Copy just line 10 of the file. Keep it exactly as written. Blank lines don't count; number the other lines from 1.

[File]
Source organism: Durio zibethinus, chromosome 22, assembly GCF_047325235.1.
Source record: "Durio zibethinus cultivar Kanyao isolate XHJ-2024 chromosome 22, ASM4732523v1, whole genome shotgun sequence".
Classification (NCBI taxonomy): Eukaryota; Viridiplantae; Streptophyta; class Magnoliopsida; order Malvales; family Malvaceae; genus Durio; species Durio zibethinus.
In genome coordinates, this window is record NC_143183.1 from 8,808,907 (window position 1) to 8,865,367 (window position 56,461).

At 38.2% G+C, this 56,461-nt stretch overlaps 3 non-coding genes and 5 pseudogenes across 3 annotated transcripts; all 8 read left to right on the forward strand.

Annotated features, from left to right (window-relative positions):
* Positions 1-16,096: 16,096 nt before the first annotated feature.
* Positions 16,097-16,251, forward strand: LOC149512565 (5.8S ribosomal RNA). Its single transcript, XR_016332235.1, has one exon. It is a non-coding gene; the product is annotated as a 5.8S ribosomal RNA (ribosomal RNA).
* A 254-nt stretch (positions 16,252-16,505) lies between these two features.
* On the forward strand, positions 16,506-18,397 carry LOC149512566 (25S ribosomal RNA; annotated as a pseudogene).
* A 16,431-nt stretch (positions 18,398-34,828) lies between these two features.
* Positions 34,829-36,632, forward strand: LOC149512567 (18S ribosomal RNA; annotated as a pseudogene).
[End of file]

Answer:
* On the forward strand, positions 16,506-18,397 carry LOC149512566 (25S ribosomal RNA; annotated as a pseudogene).